And if I am willing to apologize for saying that, it’s like pouring fairy dust on the whole situation in terms of putting things right.
The first few times you apologize for being disrespectful, it will cause his eyes to pop out of his head. He’ll look startled. You’ll wonder if he’s having a medical emergency.
Now that such perversity is usual and customary at my house, I don’t often get that reaction anymore, but you still can. It’s fun.
Today, when I apologize for my part he usually apologizes too or apologizes first. (My head probably exploded when that started happening also.)
But either way, my side of the street is squeaky clean. So even if he were to continue to give me the stink eye after my apology, I would know I’d taken the high road and that my side of that road was spotless, which nurtures the peace and intimacy around here.
And I still get pleasure by feeling very, very smug about that.
3. Get a Relationship Coach
All human beings need to be heard and understood. If things are unresolved and there’s a break in the action, it can be very tempting to reopen the “discussion” (read: fight) to scratch that itch.
You could instead reach out to a friend or sister so you can feel heard without contributing to more conflict in your relationship.
Then you get to express yourself without making your partner even more defensive, causing more distance between you, or saying things you’d need to break out that street sweeper for again.
Of course, there’s a danger of making your partner look like the bad guy to your friend or sister, and people who love you want to protect you from bad guys. So the next time you talk to that friend or relative, she may be taking your side against him. Or telling you to leave that no-good jerk.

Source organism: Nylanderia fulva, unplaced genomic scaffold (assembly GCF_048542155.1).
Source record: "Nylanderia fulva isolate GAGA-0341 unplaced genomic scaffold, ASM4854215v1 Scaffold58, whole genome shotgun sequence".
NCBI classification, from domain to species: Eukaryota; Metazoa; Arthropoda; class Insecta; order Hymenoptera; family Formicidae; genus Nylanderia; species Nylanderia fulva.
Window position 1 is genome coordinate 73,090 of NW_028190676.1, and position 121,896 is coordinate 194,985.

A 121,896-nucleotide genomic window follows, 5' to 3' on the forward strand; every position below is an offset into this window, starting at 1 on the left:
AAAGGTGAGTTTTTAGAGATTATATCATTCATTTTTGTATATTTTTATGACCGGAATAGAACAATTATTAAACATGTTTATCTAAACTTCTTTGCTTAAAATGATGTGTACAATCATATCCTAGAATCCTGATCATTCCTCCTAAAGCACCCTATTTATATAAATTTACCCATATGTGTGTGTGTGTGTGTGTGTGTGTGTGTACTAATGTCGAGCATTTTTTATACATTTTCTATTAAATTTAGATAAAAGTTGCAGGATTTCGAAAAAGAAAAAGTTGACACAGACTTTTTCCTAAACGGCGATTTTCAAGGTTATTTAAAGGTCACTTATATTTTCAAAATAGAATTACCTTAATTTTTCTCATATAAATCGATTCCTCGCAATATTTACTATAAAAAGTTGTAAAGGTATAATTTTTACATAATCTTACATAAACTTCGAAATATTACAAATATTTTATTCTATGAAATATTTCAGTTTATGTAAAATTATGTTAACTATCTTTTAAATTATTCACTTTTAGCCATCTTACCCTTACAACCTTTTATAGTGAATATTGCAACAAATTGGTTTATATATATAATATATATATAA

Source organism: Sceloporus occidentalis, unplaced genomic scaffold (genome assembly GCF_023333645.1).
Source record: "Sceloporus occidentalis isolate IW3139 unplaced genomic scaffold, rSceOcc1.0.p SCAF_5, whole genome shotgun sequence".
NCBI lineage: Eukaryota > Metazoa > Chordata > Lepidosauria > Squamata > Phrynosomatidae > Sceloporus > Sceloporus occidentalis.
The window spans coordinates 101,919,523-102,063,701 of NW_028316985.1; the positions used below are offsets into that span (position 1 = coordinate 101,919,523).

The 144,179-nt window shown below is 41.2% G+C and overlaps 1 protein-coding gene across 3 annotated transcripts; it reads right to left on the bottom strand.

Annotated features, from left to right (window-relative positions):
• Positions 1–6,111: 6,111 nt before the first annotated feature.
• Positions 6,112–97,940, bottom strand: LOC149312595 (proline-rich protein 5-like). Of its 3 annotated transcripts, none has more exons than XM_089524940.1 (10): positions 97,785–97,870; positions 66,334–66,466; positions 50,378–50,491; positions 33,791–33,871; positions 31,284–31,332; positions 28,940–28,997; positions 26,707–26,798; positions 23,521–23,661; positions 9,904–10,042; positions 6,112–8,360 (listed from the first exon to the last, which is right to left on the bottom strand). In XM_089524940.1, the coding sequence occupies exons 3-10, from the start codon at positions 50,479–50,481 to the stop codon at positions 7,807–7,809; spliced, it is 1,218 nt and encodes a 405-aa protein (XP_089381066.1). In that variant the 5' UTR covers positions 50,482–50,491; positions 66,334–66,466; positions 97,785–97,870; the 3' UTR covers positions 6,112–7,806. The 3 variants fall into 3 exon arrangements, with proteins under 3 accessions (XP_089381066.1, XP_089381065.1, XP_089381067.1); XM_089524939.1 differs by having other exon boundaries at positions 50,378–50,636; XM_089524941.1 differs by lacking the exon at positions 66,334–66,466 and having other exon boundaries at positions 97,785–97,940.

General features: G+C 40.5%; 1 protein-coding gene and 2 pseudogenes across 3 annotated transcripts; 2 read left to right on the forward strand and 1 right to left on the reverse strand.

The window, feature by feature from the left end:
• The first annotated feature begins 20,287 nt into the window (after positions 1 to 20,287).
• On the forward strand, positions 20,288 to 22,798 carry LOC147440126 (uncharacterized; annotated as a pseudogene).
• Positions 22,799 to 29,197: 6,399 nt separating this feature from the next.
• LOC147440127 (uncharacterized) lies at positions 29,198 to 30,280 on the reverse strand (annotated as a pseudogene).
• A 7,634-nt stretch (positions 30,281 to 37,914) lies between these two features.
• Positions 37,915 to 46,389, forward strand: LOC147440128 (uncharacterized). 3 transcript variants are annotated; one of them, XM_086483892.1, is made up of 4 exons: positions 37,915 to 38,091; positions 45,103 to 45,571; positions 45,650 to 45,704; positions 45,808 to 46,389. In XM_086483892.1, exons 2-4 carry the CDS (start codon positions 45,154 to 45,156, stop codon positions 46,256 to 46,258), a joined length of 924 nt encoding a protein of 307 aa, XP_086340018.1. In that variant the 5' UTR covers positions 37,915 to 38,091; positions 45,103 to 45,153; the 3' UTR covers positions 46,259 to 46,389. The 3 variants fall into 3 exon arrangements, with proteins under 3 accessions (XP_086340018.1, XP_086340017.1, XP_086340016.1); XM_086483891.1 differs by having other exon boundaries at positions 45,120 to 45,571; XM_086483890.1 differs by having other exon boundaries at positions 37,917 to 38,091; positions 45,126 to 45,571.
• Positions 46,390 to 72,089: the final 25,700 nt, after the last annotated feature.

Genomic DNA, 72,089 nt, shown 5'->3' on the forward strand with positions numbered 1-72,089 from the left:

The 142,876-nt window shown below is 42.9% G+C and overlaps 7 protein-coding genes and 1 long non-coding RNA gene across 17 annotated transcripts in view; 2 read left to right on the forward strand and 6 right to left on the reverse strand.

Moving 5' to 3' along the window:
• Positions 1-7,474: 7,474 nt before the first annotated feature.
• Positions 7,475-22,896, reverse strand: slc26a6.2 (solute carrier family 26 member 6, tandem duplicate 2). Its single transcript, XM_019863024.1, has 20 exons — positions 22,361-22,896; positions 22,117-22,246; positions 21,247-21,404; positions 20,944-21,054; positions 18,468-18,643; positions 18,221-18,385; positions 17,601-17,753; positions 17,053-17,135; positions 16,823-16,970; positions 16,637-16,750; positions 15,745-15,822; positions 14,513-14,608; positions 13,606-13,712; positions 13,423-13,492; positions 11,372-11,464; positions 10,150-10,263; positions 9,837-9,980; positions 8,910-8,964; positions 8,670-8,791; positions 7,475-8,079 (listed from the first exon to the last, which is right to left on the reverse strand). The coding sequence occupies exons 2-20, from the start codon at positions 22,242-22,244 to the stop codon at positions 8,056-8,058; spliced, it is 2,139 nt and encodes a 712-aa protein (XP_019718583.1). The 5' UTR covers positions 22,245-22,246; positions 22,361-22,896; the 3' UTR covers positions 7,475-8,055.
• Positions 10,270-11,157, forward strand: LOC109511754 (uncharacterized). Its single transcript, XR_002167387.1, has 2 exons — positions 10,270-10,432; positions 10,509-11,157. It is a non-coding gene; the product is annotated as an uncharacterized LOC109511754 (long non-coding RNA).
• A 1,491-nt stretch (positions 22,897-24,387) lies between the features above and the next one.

She means well, but that’s no way to help you get over the fight fast.
The great thing about having a coach to help you recover from a fight instead is that she can listen and still stand for your greatness–and for the greatness of the man you chose. She’s trained to do that.
She knows that you want to be a happy wife and that you wouldn’t be so committed if you didn’t believe that it were possible.
When the big fight is fresh on your mind, she’s going to empathize, of course (she was in a relationship that was once falling apart too), but also stand for your vision and help you get to where you stop feeling frustrated, lonely and overwhelmed and start feeling special, desired and taken care of.
Which of these will you try the next time you have a big fight? Share your thoughts in the comments section below.
What to do next…
Sign up for our FREE introduction course:
Join us at our next webinar, where we’ll go over key secrets that you can use to inspire your man, get respect and reconnect. View our next available sessions and sign up here.
Here’s why more than 15,000 women have trusted us to help improve their relationships...
- Led by renowned marriage coach Laura Doyle, a best-selling author, creator of The Six Intimacy Skills™ and - her greatest achievement - a playful, passionate relationship with her husband John.
- A revolutionary and proven framework that has changed and empowered 15,000 women in over 30 countries worldwide.
- Comprehensive learning resources to build skills your way and at your pace, including books, online modules, videos, workbooks, live coaching, community forums and more.
- Supported by a great community of women like you, who have all known the heartbreak of a broken, loveless marriage and walked the road of transformation to a happy, passionate relationship once again.